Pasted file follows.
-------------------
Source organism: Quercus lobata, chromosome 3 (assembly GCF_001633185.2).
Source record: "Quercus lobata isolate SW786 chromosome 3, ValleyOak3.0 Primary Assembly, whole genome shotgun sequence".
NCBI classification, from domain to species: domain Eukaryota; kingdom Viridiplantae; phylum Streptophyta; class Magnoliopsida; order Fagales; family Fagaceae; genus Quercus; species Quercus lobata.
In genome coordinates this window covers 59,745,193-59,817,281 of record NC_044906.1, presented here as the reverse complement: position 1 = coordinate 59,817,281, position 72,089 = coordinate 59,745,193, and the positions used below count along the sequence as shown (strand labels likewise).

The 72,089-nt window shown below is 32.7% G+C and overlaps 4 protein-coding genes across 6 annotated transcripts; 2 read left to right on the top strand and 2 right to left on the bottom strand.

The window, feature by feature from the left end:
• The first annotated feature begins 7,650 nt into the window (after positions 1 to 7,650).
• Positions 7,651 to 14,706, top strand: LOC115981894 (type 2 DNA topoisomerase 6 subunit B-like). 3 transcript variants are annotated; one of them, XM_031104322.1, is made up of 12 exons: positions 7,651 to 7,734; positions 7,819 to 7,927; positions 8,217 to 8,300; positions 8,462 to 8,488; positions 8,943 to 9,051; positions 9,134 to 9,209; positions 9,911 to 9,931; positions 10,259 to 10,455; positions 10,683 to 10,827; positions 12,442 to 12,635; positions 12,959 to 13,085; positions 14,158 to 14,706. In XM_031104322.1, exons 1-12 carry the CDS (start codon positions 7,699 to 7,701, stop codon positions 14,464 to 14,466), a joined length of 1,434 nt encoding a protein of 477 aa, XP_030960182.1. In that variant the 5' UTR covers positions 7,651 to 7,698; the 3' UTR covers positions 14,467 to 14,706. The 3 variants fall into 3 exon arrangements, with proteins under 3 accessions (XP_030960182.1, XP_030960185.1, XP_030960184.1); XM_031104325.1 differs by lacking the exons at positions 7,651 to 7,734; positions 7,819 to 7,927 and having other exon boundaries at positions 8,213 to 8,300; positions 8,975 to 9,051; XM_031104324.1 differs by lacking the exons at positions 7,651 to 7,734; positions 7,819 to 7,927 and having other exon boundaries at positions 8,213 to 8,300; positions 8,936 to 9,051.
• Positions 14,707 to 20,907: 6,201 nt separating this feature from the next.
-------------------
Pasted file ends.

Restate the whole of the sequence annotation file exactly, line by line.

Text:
Source organism: Quercus lobata, chromosome 3 (assembly GCF_001633185.2).
Source record: "Quercus lobata isolate SW786 chromosome 3, ValleyOak3.0 Primary Assembly, whole genome shotgun sequence".
NCBI classification, from domain to species: domain Eukaryota; kingdom Viridiplantae; phylum Streptophyta; class Magnoliopsida; order Fagales; family Fagaceae; genus Quercus; species Quercus lobata.
In genome coordinates this window covers 59,745,193-59,817,281 of record NC_044906.1, presented here as the reverse complement: position 1 = coordinate 59,817,281, position 72,089 = coordinate 59,745,193, and the positions used below count along the sequence as shown (strand labels likewise).

The 72,089-nt window shown below is 32.7% G+C and overlaps 4 protein-coding genes across 6 annotated transcripts; 2 read left to right on the top strand and 2 right to left on the bottom strand.

The window, feature by feature from the left end:
• The first annotated feature begins 7,650 nt into the window (after positions 1 to 7,650).
• Positions 7,651 to 14,706, top strand: LOC115981894 (type 2 DNA topoisomerase 6 subunit B-like). 3 transcript variants are annotated; one of them, XM_031104322.1, is made up of 12 exons: positions 7,651 to 7,734; positions 7,819 to 7,927; positions 8,217 to 8,300; positions 8,462 to 8,488; positions 8,943 to 9,051; positions 9,134 to 9,209; positions 9,911 to 9,931; positions 10,259 to 10,455; positions 10,683 to 10,827; positions 12,442 to 12,635; positions 12,959 to 13,085; positions 14,158 to 14,706. In XM_031104322.1, exons 1-12 carry the CDS (start codon positions 7,699 to 7,701, stop codon positions 14,464 to 14,466), a joined length of 1,434 nt encoding a protein of 477 aa, XP_030960182.1. In that variant the 5' UTR covers positions 7,651 to 7,698; the 3' UTR covers positions 14,467 to 14,706. The 3 variants fall into 3 exon arrangements, with proteins under 3 accessions (XP_030960182.1, XP_030960185.1, XP_030960184.1); XM_031104325.1 differs by lacking the exons at positions 7,651 to 7,734; positions 7,819 to 7,927 and having other exon boundaries at positions 8,213 to 8,300; positions 8,975 to 9,051; XM_031104324.1 differs by lacking the exons at positions 7,651 to 7,734; positions 7,819 to 7,927 and having other exon boundaries at positions 8,213 to 8,300; positions 8,936 to 9,051.
• Positions 14,707 to 20,907: 6,201 nt separating this feature from the next.